Florida Freezes

Florida Freezes Photo Credit: Clipart.com

Everyone knows that draining a wetland is bad for the animals that live there. But research shows that the practice also changes the local weather. You'll hear why in this Science Update.


How farms cause freezes in Florida. I'm Bob Hirshon and this is Science Update.

In Florida, a bout of frigid weather can cost orange growers their entire crop. That's why over the last century, farmers spread farther south in hopes of escaping these damaging freezes.

But a study in the journal Nature shows that turning wetlands into cropland has contributed to the very problem it was trying to avoid. Curtis Marshall, a Ph.D. candidate in atmospheric science at Colorado State University, modeled a freeze event on a computer—comparing Florida as it was a century ago to the present day.


The difference that you see that emerges from the model simulations is due solely to the difference in the land surface. And in one case with cropland, the temperatures fell below freezing and were below freezing for a longer period of time than if natural wetlands were present in those computer simulations.

Roger Pielke, a Colorado State professor and co-author of the study, says wetlands act as buffers against these freezes.


They basically provide a storage of heat, and they also evaporate and transpire water into the atmosphere that prevents the temperature from falling as low at night.

The researchers say that the work provides another example of how human changes to the landscape can in turn change the climate. I'm Bob Hirshon for AAAS, The Science Society.

Making Sense of the Research

Wetlands—a name given to swampy or marshy environments like Florida's Everglades—are among the most threatened ecosystems in North America. That's because they're very inconvenient for humans. You can't build on them, you can't drive on them, and even though they're wet, they're too mucky for swimming. Plus, they tend to breed mosquitoes and other biting insects. It's no wonder wetlands have often been considered "wasted space" by human settlers and developers, and why many of them have been drained or filled with dirt to make the land more "useful."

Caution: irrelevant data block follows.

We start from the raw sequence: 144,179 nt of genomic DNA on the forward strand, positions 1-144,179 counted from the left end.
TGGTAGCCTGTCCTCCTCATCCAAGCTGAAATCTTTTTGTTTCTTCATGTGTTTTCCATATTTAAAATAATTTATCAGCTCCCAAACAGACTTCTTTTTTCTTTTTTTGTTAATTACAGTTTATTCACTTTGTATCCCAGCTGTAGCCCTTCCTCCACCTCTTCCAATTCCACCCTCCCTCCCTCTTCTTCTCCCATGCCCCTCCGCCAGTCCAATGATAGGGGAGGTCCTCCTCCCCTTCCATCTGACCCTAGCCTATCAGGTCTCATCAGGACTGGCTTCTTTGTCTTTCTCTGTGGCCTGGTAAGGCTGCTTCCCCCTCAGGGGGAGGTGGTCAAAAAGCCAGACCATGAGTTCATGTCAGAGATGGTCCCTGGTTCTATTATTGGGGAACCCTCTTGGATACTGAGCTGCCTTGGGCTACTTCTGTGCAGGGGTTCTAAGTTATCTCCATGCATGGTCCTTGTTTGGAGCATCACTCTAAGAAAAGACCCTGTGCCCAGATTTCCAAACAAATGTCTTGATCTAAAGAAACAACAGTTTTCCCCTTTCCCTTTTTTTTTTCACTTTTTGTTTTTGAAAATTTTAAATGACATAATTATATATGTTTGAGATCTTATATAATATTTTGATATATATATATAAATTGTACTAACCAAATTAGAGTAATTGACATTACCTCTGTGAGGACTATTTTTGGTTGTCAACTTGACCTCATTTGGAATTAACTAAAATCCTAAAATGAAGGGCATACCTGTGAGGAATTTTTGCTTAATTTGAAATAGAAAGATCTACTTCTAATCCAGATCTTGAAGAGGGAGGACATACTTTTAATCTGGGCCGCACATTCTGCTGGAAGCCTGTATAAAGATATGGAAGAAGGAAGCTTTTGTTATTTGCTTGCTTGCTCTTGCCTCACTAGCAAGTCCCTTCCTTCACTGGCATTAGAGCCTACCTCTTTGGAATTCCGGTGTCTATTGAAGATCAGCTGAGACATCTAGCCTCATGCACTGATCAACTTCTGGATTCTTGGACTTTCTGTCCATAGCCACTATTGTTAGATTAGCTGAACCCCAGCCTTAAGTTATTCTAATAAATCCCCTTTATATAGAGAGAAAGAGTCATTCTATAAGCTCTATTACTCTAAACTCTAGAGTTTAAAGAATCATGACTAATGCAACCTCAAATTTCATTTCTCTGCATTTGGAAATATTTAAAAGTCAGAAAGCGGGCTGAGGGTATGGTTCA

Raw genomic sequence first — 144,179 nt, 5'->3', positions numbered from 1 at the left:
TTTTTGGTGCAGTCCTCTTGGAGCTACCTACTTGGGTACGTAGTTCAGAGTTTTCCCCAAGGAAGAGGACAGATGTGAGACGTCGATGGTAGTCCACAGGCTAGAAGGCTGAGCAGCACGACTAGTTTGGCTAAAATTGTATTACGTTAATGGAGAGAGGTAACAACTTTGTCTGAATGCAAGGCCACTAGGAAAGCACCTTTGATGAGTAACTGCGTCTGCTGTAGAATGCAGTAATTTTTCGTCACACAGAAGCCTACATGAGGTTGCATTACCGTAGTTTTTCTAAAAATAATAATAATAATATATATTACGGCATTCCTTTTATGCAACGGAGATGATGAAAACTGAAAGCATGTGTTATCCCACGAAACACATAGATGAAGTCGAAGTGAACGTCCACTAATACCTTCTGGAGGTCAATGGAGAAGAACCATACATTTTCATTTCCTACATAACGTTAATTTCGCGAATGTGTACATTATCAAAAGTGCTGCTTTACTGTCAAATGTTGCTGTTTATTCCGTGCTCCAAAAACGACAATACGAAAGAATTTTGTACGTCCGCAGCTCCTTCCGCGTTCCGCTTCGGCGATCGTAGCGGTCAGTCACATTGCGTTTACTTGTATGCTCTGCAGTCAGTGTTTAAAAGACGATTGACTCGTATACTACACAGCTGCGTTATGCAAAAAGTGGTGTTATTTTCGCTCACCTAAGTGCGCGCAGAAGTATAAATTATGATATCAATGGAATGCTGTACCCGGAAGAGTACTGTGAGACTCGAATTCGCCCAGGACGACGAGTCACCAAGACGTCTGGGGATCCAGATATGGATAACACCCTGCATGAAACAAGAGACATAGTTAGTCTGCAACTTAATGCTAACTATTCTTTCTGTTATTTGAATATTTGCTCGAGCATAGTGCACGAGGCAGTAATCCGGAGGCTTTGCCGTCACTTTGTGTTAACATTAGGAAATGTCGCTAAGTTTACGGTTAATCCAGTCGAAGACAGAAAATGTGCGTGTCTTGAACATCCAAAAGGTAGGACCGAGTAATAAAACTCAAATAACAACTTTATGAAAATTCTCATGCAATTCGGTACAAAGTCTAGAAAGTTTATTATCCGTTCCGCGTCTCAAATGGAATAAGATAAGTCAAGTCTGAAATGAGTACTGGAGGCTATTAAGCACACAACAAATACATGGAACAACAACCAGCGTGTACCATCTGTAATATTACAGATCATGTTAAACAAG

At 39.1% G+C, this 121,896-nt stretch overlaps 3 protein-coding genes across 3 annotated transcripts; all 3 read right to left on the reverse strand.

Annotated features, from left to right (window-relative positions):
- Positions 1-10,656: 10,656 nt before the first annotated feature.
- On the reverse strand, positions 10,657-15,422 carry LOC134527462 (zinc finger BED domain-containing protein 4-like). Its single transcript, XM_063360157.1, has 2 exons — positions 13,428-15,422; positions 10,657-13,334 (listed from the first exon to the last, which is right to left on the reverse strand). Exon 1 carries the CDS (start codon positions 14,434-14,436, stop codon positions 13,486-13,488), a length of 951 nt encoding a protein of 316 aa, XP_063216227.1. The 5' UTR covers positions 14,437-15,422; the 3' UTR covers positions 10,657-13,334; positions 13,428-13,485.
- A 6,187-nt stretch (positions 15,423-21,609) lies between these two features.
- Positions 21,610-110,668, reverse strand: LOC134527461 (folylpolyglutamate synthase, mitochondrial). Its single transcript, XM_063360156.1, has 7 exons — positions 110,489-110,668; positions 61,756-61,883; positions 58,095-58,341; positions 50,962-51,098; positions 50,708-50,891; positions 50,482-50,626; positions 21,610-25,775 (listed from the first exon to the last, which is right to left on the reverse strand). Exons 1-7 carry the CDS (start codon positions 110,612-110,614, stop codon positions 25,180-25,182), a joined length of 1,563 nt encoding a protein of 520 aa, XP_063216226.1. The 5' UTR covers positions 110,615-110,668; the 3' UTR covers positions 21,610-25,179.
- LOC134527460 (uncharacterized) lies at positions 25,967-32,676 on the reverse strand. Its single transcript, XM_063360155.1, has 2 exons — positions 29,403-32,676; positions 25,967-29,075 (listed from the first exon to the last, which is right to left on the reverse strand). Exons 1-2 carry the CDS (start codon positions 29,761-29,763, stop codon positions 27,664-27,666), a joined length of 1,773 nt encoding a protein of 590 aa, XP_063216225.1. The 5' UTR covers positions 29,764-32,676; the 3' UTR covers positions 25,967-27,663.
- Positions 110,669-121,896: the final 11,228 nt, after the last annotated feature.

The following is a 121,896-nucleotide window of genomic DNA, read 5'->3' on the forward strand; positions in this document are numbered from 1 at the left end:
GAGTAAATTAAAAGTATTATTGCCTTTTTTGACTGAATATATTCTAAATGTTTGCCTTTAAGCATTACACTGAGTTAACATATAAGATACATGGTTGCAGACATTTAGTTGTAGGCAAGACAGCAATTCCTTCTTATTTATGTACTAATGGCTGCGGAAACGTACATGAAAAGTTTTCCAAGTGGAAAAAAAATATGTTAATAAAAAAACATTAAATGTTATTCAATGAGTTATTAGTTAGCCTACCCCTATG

Of course, the altering of wetlands has been devastating to thousands of species that make their homes there, especially birds. But in this case, the destruction of wetlands in Florida has come back to haunt its human perpetrators. In fact, it creates a cycle of destruction: in order to escape the cold, farmers move their orange crops southward, which requires them to drain wetlands, which makes the climate colder, which in turn makes the farmers move even farther south. If it weren't for the Atlantic Ocean, the pattern might just keep going all the way to the Equator.

How do wetlands protect an area from freezing? As Pielke explains, the water in the wetlands traps heat during the day, and then releases it into the air at night along with moisture. That's why coastal areas are usually milder in the winter than areas further inland: the water moderates the temperature of the air.

In the case of Florida wetlands, the moderating effect is just enough to raise the temperature by a few degrees. But if overnight low temperatures are already hovering near the freezing point, losing those few degrees can lead to dozens of damaging frosts that wouldn't have occurred otherwise. That's what happened after farmers converted the southern wetlands into drier cropland.

Now that they know this is happening, weather forecasters might be able to better predict freezes that have taken the orange farmers by surprise in the last several years. That could mean fewer crop losses for farmers who respond to the freeze warnings. But it doesn't erase the wide variety of other problems, known and unknown, that the disappearance of the wetlands has set in motion.

Now try and answer these questions:

  1. What are some of the reasons wetlands are endangered?
  2. How has the loss of wetlands in Florida affected the orange industry?
  3. Given the information in this article, what other kinds of environmental change do you think might lead to changes in local climate? Give reasons for your answer.
  4. In a case like this, how do you balance the demands of an industry (and, by extension, the demands of the American consumer) and the sensitivities of the environment? If you were writing laws that governed the conversion of wilderness to farmland, what restrictions would you put in place? Would these restrictions be practical? What would be some of the less desirable effects of your regulations?


For Educators

The Environmental Protection Agency's Wetlands page has information about what wetlands are, how they function in the environment, and how they are protected under the law.

The University of Florida's Howard T. Odum Center for Wetlands has wetlands information, links, and photos about Florida's wetland ecosystems.

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